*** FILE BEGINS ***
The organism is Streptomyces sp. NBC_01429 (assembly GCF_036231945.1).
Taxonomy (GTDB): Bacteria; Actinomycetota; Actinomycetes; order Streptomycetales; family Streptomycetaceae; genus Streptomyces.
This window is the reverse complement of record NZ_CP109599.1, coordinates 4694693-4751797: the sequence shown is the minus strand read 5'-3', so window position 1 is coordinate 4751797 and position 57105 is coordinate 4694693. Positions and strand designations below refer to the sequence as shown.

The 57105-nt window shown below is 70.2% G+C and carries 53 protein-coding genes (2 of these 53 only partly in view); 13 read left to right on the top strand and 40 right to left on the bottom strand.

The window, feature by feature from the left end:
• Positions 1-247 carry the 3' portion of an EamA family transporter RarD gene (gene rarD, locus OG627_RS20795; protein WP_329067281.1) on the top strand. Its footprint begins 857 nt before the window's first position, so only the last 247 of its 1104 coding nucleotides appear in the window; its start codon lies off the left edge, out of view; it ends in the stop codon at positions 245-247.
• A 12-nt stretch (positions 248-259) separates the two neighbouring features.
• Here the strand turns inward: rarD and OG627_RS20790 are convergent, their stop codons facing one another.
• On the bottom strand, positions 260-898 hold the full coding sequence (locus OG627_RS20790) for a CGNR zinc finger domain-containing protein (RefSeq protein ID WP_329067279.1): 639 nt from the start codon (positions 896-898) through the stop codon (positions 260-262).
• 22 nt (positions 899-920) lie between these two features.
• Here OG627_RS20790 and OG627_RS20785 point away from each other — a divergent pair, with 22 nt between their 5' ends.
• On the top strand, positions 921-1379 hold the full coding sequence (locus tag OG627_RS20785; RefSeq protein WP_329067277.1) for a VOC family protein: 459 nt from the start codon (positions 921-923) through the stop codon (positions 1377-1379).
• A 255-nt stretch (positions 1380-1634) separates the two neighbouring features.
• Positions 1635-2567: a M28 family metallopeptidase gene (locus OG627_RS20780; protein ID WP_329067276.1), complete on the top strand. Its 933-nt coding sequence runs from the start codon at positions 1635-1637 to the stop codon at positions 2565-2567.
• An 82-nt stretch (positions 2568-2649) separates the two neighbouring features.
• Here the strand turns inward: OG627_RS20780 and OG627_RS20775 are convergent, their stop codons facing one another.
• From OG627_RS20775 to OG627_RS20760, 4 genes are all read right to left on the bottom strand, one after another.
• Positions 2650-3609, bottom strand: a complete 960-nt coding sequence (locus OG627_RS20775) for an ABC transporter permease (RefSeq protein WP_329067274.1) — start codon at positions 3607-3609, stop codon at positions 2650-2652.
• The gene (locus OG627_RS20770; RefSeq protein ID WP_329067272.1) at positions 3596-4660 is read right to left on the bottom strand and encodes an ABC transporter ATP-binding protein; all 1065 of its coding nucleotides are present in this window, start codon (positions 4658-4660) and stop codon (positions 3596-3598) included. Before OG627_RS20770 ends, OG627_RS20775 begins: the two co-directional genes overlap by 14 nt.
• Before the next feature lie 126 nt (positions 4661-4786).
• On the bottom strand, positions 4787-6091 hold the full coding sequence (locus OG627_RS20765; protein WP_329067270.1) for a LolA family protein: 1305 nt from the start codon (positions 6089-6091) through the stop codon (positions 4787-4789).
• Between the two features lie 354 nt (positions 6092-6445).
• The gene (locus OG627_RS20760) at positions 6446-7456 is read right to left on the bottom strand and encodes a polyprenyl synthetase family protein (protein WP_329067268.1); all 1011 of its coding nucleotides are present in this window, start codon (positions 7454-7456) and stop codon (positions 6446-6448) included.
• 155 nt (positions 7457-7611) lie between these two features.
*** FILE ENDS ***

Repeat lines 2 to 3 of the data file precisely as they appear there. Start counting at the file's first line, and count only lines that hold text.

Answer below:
Taxonomy (GTDB): Bacteria; Actinomycetota; Actinomycetes; order Streptomycetales; family Streptomycetaceae; genus Streptomyces.
This window is the reverse complement of record NZ_CP109599.1, coordinates 4694693-4751797: the sequence shown is the minus strand read 5'-3', so window position 1 is coordinate 4751797 and position 57105 is coordinate 4694693. Positions and strand designations below refer to the sequence as shown.